|MadSci Network: Medicine|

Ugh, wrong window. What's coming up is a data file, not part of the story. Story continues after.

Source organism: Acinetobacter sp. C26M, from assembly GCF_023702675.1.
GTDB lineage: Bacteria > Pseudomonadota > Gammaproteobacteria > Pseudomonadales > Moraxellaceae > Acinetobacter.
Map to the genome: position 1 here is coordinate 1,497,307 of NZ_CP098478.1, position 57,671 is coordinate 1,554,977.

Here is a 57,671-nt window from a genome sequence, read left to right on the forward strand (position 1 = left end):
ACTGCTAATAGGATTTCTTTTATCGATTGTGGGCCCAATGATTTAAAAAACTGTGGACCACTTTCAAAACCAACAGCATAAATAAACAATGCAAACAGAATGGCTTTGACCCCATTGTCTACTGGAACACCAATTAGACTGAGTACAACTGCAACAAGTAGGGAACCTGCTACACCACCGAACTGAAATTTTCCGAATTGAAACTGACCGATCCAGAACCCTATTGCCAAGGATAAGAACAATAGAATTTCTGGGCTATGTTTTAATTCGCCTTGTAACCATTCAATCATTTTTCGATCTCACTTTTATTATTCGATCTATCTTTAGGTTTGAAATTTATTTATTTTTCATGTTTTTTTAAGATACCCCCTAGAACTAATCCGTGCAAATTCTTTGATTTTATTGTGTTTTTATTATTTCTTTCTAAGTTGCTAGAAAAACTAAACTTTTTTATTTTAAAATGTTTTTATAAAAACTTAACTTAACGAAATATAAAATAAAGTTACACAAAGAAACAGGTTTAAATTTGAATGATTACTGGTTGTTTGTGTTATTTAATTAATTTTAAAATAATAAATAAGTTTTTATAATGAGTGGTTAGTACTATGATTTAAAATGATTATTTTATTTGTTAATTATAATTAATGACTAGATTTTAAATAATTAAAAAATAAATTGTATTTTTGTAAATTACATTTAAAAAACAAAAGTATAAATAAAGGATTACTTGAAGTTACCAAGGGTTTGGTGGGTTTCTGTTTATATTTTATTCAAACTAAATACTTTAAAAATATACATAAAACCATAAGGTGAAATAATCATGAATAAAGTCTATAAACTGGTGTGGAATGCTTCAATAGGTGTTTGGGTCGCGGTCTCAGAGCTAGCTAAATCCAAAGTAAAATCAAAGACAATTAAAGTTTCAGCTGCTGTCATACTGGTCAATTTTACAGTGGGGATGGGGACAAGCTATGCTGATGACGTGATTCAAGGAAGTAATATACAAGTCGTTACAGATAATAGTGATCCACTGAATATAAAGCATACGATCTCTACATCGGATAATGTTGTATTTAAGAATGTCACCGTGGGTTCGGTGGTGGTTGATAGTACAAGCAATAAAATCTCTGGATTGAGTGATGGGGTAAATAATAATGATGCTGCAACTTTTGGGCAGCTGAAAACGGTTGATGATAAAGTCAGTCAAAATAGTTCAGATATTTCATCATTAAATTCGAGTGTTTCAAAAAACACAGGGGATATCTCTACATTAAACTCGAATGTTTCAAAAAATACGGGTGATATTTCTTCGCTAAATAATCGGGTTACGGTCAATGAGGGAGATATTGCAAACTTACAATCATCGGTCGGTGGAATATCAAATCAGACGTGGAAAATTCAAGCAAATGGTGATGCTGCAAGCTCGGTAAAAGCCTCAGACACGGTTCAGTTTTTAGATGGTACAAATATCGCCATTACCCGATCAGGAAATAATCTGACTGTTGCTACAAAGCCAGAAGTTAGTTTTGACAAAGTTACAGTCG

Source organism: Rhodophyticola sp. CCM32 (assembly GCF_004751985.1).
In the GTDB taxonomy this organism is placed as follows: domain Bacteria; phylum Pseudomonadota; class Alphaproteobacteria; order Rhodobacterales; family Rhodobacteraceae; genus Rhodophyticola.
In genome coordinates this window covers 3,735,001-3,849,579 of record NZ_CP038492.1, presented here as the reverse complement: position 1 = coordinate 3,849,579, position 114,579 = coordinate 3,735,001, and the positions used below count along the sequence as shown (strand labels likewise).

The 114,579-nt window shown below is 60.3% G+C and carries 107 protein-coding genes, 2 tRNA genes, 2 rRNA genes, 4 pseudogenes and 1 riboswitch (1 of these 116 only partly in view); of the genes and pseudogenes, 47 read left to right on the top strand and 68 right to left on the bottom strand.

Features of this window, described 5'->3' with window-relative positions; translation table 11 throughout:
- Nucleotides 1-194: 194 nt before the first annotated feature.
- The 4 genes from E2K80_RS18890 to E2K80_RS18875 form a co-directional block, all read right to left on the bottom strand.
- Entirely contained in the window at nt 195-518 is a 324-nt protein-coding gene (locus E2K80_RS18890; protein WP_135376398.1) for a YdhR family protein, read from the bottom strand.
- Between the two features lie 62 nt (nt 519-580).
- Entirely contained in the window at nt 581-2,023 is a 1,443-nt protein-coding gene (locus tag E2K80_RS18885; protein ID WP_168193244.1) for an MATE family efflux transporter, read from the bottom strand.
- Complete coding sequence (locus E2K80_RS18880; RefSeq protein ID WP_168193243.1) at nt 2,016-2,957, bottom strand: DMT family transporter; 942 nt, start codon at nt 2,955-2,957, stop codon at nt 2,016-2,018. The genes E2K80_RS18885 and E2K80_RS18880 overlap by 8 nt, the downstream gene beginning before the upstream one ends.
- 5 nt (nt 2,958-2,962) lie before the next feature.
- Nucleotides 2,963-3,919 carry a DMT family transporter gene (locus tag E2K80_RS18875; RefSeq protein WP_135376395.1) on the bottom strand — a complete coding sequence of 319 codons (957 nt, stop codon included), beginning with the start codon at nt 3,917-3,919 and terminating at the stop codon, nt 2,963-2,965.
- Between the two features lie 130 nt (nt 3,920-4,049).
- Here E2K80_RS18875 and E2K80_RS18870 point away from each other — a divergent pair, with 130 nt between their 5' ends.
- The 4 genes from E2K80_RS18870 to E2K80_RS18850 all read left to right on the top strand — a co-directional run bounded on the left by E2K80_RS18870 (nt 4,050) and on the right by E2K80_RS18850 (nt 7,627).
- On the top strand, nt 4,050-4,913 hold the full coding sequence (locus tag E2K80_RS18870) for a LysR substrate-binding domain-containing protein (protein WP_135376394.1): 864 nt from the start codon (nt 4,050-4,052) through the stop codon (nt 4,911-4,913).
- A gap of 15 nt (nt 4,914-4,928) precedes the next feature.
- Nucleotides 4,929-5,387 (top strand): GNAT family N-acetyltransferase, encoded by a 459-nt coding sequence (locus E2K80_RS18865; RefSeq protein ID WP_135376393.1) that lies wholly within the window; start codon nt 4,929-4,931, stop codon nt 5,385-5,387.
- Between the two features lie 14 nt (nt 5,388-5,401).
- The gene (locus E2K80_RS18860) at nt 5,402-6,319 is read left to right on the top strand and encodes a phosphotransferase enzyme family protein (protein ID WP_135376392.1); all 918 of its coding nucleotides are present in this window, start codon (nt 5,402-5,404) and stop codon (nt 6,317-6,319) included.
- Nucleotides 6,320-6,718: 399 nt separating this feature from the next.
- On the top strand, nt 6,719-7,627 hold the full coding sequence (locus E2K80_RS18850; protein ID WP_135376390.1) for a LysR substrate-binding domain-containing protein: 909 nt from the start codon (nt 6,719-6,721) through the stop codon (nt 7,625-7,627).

Your question is based upon a misconception. While it is true that muscle contraction in the lower limbs does assist blood flow up the veins to the body proper, the muscle contraction is not the only driving force and in fact is not required for return blood flow. The circulatory system in higher animals is a closed system. When the left side of the heart contracts, blood is ejected into the aorta and then flows into the remainder of the system. In tissues, the microcirculation moves blood through to the vienous system and it flows back to the heart. There is pressure on the arterial (supply) side of the system due to 1) cardiac contraction, 2) smooth muscle based contraction of arteries. This pressure is enough to push most of the blood volume back to the heart. When standing, it may, in some situations, fall short of being enough to move blood out of the lower limbs, and the skeletal muscle contraction assists. There are also valves in the large veins in the lower leg that reduce back flow when the heart is between contractions, this helps to keep the blood moving in the right direction. When laying down, gravity reduces the load in the leg and these pressures are adequate. Sitting can result in some situations, in pooling of some small amount of fluid in the lower limbs, pretty much if you stand the muscles assist, and if you lay down, the reduction of work against gravity assists. So the short answer is that the skeletal muscle contraction is not the primary source of blood return.
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